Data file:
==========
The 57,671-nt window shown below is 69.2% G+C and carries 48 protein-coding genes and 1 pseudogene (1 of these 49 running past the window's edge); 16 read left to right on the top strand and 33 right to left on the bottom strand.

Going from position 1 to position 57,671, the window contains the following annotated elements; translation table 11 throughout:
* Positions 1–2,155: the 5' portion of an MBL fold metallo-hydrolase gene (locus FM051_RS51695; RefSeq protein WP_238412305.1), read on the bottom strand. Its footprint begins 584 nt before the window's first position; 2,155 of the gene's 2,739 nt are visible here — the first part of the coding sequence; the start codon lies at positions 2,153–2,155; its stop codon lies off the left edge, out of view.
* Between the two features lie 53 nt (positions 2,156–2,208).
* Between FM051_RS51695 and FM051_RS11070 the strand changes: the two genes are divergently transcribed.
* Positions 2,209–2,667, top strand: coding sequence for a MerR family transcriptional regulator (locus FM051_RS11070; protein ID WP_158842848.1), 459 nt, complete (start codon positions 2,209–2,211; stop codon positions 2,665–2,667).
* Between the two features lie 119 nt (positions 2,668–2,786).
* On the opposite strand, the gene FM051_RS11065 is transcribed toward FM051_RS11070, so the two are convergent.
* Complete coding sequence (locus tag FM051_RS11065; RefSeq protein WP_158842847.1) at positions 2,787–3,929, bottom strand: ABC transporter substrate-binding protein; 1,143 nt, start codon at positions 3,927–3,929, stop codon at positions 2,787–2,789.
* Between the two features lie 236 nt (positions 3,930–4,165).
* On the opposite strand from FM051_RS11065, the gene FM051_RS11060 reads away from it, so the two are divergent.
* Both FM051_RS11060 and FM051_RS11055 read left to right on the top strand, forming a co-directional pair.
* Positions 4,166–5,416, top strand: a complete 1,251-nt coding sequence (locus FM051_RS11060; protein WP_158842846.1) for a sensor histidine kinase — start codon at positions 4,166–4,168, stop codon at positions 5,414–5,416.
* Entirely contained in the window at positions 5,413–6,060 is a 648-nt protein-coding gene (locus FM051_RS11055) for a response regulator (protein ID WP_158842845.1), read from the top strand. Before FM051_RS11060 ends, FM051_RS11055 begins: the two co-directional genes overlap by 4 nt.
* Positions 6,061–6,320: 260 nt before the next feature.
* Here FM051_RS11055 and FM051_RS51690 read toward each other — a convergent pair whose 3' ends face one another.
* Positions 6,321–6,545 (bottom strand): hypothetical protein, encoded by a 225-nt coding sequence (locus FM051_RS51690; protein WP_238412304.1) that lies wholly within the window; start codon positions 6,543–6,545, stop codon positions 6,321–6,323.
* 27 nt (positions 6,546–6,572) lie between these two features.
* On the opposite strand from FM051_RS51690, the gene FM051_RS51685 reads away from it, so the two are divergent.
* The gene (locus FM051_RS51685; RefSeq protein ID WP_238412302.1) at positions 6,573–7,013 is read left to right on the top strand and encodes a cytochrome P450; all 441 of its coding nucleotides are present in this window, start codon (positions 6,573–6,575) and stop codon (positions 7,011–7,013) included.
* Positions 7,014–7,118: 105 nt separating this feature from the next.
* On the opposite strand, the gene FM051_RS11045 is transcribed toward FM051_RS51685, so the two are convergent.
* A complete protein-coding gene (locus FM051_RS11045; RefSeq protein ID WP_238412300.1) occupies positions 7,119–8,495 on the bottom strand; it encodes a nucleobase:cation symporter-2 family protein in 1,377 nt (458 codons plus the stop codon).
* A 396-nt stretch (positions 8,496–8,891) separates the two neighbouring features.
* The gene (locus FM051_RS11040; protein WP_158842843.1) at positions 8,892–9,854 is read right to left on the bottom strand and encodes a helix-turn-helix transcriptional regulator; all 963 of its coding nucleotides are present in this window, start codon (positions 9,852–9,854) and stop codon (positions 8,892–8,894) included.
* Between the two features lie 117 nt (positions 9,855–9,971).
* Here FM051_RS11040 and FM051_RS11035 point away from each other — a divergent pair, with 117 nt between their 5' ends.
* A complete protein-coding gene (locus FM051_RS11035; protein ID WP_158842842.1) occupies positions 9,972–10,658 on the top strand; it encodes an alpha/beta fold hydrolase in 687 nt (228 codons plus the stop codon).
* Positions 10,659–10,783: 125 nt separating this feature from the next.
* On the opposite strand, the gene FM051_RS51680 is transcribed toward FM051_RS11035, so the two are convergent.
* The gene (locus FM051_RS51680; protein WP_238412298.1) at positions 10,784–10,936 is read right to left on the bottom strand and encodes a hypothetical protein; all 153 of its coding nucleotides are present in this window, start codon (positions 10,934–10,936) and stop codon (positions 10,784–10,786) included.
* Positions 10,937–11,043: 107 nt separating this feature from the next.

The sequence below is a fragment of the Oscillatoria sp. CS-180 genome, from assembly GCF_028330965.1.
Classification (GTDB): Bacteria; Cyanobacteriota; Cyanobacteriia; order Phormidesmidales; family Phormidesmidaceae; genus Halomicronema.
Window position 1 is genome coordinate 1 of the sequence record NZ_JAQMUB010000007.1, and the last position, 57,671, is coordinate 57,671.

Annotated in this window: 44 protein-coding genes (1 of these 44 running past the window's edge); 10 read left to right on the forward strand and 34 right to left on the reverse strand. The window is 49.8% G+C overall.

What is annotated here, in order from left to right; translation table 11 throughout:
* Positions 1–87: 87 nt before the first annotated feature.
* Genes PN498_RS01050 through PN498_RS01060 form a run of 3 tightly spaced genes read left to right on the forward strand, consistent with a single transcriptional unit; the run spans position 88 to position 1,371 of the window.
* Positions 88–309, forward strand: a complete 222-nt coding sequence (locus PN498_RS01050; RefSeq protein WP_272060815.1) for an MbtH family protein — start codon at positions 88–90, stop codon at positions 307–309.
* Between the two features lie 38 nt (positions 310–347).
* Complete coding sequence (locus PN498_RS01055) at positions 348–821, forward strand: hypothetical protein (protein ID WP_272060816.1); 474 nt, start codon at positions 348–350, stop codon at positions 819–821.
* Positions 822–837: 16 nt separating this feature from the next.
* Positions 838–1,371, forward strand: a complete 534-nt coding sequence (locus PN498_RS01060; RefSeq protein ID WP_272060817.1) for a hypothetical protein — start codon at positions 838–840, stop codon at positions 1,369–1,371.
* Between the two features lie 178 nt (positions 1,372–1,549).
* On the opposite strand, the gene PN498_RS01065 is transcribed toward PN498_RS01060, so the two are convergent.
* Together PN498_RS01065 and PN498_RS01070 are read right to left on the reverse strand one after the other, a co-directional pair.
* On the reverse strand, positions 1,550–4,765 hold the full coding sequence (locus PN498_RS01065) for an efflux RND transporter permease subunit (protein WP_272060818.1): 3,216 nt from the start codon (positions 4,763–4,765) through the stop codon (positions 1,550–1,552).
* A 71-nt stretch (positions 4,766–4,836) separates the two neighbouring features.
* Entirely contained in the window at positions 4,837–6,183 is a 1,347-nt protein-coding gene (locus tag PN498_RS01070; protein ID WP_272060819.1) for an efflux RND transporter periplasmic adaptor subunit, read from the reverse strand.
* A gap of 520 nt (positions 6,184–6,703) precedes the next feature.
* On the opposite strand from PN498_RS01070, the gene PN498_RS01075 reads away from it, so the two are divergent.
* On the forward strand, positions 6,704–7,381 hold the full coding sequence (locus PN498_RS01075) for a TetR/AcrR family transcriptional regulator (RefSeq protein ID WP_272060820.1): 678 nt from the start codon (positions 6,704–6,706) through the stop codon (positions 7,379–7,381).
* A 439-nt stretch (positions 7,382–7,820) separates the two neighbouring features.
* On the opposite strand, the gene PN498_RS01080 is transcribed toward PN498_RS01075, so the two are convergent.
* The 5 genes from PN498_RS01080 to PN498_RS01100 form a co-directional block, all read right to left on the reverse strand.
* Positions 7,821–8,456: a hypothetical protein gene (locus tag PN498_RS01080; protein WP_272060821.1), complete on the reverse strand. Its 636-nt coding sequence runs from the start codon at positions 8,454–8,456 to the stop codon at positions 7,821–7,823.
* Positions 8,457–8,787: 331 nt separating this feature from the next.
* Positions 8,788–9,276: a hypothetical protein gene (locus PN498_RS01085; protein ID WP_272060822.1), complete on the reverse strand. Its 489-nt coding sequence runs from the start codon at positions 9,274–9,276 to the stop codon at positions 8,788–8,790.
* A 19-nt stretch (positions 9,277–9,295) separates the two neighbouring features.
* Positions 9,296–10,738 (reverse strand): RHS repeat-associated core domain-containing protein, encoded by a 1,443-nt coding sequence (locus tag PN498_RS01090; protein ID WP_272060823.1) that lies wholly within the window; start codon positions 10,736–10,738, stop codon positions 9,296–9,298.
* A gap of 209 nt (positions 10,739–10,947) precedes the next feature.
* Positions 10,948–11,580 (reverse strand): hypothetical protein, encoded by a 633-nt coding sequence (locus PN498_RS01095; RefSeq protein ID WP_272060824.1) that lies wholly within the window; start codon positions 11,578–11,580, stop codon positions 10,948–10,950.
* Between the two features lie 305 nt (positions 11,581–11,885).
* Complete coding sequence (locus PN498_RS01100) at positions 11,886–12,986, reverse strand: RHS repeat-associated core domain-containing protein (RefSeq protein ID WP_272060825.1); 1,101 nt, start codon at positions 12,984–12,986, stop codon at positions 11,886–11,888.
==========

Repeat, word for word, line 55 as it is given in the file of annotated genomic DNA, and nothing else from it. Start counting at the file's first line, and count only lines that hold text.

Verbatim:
* On the opposite strand, the gene PN498_RS01080 is transcribed toward PN498_RS01075, so the two are convergent.